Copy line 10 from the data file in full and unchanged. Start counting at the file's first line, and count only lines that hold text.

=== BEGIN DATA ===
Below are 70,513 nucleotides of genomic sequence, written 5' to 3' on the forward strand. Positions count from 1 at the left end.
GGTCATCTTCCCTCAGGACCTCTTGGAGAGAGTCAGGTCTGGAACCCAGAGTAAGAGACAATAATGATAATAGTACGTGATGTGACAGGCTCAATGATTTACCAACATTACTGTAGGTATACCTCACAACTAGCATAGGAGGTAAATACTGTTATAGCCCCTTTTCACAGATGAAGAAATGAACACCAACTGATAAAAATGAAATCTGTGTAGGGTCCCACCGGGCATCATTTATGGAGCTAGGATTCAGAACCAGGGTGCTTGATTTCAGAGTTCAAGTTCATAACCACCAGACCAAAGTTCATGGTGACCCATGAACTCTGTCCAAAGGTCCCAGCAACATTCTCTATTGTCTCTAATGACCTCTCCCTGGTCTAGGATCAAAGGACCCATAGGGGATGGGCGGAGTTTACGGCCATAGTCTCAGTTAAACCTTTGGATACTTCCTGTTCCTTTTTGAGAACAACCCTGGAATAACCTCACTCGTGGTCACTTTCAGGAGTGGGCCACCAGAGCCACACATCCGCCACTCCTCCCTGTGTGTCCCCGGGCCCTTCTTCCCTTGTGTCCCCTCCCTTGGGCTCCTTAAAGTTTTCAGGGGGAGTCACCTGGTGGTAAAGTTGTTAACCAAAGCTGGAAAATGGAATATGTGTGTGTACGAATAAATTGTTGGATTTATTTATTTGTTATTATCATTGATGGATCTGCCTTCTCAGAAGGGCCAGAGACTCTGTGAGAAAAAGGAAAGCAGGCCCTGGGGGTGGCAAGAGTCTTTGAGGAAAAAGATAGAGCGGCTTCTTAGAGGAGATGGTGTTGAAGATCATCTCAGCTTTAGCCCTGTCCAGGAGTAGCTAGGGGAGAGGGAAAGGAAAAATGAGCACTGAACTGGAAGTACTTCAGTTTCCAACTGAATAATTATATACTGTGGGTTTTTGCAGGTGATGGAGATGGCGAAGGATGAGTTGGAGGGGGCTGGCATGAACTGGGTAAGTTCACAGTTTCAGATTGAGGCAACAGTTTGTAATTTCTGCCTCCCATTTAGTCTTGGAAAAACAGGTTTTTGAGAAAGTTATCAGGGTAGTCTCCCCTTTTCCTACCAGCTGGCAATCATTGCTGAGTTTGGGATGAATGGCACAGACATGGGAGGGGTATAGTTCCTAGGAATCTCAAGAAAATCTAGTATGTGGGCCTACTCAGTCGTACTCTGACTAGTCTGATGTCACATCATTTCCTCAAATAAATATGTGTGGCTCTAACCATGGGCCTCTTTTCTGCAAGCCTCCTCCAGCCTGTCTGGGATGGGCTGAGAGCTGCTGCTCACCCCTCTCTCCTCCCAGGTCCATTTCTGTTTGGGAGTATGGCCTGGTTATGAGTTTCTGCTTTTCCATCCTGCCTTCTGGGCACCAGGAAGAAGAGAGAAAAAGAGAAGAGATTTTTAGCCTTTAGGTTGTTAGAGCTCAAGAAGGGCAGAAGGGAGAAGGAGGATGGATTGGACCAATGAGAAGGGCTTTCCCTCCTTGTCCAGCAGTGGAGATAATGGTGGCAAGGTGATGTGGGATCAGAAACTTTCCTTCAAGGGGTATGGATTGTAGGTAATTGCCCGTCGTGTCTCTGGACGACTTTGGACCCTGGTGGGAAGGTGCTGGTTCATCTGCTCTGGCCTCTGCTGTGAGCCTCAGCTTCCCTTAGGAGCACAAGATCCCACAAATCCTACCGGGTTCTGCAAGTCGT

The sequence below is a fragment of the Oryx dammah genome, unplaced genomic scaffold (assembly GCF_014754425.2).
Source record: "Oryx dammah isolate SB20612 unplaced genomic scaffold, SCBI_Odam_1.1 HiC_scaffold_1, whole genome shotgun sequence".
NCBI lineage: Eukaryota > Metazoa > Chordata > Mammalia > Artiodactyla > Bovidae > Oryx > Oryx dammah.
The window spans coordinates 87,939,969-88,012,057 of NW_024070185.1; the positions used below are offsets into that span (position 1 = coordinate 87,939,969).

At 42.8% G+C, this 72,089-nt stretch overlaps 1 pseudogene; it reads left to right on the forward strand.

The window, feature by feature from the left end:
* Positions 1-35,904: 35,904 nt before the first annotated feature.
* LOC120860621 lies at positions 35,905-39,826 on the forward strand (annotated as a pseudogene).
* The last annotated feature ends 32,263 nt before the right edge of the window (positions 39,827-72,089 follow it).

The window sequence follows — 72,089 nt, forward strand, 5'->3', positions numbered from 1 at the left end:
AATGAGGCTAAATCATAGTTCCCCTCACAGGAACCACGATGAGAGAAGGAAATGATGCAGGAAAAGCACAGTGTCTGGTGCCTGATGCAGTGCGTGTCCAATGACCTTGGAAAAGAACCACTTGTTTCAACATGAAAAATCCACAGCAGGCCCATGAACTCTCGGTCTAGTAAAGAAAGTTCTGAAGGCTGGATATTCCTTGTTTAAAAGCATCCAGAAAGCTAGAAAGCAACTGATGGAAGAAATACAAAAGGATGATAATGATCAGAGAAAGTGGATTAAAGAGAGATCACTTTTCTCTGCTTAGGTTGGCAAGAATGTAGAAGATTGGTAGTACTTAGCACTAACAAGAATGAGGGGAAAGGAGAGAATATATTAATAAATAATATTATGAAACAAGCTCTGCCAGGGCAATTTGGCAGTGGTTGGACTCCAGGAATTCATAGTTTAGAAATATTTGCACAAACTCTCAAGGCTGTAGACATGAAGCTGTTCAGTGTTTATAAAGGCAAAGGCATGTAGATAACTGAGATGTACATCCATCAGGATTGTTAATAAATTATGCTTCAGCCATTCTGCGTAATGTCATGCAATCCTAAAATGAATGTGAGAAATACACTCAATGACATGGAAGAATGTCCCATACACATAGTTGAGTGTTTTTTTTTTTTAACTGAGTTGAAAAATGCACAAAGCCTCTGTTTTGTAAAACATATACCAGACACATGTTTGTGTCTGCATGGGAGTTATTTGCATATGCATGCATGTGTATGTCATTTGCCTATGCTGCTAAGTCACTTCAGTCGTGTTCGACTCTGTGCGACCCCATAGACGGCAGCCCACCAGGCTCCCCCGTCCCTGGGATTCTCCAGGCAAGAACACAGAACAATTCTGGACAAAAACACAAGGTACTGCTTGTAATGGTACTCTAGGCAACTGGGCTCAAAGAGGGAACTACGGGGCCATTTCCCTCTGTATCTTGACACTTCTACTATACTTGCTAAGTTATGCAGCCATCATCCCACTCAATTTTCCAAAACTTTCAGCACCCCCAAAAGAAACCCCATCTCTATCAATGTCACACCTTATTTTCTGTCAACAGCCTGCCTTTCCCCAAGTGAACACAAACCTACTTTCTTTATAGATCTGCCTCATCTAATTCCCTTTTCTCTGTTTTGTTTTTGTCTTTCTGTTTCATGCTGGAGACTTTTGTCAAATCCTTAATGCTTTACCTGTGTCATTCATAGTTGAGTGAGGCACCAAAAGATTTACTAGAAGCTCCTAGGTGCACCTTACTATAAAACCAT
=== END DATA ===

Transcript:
* LOC120860621 lies at positions 35,905-39,826 on the forward strand (annotated as a pseudogene).